I've touched on most of these before, but by keeping certain attitudes about money spendings and savings, poor people often have a hard time improving their financial situation. The following are attitudes that in most cases should be changed if one wants to make any headway in their quest for financial security.
  • Entitlement. When I've questioned people about their spending habits, I've heard people justify their spending money on nonsense because "I deserve it!" Honestly, who cares? Yes, people born with a silver spoon in their mouth may be no more deserving of luxuries than anyone else, and you may feel like you deserve pampering just as much as anyone else.
    You know what? I also like pampering and luxuries. (I think you'd be hard pressed to find someone that truly doesn't.) But priorities need to be made. Electric bills, water bills, mortgage needs to be paid. You may feel entitled to luxuries, and if you can afford them, then go ahead. But if you are having trouble paying your bills but still insist on spending money on luxuries like fancy professional manicures and pedicures, you may have found out one of the main reasons you're struggling financially.
    This ties in with what I wrote above about the Joneses. Stop looking over your shoulder at what your friends and neighbors have. Appreciate what you do have, and realize that feeling the need to satisfy every desire can get you into trouble.
    Feel the need for pampering? Find a low cost way of treating yourself so you can still get this enjoyment without breaking the bank.
  • Hopelessness. If you say you can or if you say you can't, you're right. Don't ever assume that the situation is so terrible that there is no use in even trying to scale down, thinking that it won't make a difference in the grand scheme of things. Saving Money in Real Life wrote a great post about the problem with saying "What's another $1,000" that addresses this issue.
    If you remain optimistic that things will improve, they probably will. By giving up hope, you're only hurting yourself.
  • Being Wasteful With Pennies. Those who are careless with seemingly small amounts of money usually end up spending lots more money in the long run, because they don't realize that little pennies add up. Remember, I'm able to get by on a lot less than most other people simply because I don't discount the value of pennies.
  • Resistance to Change. Keeping "business as usual" will keep your finances as usual. A change in actions is the only way to change your monetary situation. Too many people are afraid of doing something different and rocking the boat, not realizing that their boat is heading nowhere good and getting on a new boat in a different direction is what needs to be done.
    Be adventurous. Serve vegetarian meals during the week even if you've always been a meat family. Start shutting off appliances when not in use and line drying your laundry. Use cash only when shopping and perhaps even put back some extras before you get to the checkout line.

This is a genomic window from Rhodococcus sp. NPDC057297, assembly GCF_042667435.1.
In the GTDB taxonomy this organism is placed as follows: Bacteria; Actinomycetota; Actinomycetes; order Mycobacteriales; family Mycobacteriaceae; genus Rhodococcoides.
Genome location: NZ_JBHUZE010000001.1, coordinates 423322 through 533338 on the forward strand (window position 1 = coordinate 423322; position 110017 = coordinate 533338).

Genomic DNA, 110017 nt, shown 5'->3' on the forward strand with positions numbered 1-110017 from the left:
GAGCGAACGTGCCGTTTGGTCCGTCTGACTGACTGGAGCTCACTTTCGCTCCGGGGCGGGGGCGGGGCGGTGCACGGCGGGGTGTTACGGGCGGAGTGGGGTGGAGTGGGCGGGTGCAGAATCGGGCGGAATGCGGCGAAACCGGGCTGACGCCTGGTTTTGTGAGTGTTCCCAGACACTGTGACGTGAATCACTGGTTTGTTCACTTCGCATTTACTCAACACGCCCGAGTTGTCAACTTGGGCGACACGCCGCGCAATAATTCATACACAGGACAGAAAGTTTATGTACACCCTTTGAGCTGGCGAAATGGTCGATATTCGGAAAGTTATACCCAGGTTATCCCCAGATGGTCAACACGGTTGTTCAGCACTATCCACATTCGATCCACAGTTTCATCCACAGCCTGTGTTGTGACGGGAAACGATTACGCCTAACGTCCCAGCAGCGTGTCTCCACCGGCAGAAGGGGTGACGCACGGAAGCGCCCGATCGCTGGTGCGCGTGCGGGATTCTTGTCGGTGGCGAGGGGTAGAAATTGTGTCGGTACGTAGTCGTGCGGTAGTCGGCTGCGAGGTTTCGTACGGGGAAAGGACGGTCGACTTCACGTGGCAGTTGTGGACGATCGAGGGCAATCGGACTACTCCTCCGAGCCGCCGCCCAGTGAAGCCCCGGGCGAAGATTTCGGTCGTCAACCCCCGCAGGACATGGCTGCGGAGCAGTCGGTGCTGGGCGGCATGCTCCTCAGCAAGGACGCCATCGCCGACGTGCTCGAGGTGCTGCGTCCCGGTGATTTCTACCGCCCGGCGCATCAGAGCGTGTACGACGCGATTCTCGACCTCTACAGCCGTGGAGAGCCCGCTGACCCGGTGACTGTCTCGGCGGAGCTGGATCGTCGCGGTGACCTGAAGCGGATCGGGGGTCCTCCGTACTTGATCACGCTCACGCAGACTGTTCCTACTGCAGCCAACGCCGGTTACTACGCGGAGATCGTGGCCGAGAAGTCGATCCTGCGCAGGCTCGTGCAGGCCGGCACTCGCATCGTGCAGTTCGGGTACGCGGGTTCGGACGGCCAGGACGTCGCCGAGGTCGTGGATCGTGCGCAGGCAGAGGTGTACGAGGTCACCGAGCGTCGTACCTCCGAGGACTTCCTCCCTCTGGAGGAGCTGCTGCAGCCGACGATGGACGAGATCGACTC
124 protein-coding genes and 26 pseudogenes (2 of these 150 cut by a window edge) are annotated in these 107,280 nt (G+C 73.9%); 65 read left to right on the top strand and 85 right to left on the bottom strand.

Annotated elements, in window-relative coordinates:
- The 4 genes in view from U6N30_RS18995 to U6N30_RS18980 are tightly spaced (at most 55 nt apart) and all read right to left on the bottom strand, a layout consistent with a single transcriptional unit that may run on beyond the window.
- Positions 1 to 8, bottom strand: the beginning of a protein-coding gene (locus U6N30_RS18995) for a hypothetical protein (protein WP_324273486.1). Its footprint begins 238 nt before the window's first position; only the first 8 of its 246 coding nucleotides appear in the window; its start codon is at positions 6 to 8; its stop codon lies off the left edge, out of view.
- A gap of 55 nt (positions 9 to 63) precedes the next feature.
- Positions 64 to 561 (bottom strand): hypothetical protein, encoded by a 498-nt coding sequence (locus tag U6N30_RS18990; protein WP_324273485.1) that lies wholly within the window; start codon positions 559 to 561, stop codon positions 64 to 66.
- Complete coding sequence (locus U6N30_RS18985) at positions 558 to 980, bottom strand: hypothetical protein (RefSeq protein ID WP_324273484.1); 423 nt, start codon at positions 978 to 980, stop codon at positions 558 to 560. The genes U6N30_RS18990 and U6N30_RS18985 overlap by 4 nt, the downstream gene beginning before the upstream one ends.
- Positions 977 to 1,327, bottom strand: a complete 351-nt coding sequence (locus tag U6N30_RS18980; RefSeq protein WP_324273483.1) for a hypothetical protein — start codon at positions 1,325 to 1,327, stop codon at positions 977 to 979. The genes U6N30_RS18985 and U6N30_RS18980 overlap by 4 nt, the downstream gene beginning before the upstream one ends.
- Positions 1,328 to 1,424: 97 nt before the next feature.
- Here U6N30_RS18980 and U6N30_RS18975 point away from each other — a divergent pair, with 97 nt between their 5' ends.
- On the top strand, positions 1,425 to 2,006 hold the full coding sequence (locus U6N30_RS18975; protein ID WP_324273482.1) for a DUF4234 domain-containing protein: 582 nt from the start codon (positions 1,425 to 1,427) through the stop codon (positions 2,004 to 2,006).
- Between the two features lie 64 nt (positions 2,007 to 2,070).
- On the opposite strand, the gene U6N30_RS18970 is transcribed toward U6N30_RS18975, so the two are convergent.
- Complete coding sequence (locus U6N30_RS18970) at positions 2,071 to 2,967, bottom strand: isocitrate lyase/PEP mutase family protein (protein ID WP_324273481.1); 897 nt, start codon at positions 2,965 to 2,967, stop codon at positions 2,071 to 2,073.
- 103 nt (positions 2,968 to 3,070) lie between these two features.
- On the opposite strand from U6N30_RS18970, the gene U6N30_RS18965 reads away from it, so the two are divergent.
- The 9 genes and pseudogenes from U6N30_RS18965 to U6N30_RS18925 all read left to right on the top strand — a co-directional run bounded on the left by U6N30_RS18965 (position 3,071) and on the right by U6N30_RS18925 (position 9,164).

Success is attainable, so long as you're willing to change!

Knowledge is Key

For all that this post may seem to be criticizing poor people, the largest issue most poor people have is simply lack of knowledge. Some people simply have no idea that there is any different way, as they've never been taught wise financial habits. Other people just don't know where to start when they want to cut back.
That's where you come in.
You've got knowledge. You read PennilessParenting.com after all, already putting you ahead of the game. Teach people what you've learned. Spread the wealth, share ideas that you've learned so that others can get a hold on their financial situation and make changes.
I'm trying to spread the word that financial change is possible, that you can get by on very very little amounts of money if you think outside the box, and fortunately, I've been privileged to find a receptive audience to teach. I'm always willing to learn new tricks, as there is no limit to knowledge.

Seriously, if you know some people struggling financially, help them out. Educate them. Most people are very receptive to hearing new things, and if these changes are simple enough, they usually are willing to try them out.
That lady I mentioned at the beginning of this post?
I thought at first that with her lack of time and energy, she was a lost cause. I was mistaken, and in the time I've been friends with her, she's changed a lot of her spending habits, cut back on waste, and was more adaptive to change, simply because I gave her one thing she didn't have before- the knowledge that even she, with no time or energy can definitely save money.

Knowledge and an openness to change, in addition to being willing to work on the aforementioned mistakes can usually help a poor person get out of their rut and stop the poverty cycle in its tracks. Hopefully, with diligence, the hard work will pay off and the poor person will achieve financial freedom and security.

What do you think about my list of mistakes that poor people make? Do you agree with them? Disagree? Have anything to add to the list?
Have you ever had the privilege of teaching a poor person some tricks to help their financial situation? Did you find people receptive to your sharing your frugal knowledge with them?

1 comment:

  1. I love your blog and totally agree, but I always seem to be surrounded with people who don't want to be frugal! I had a friend for years with a large family and no money and her answer to poverty seemed to be regularly she and her husband would stop working and mooch off me, their family, even the kids....when she told me that despite heavy debt husband was taking early retirement I told her point blank I had no more money to help out. Haven't heard from her since!

    What shocks me about some of the people I know is just how much money they have in reality- higher salaries than most yet massive debts and servicing debt constantly. Makes no sense.



Share This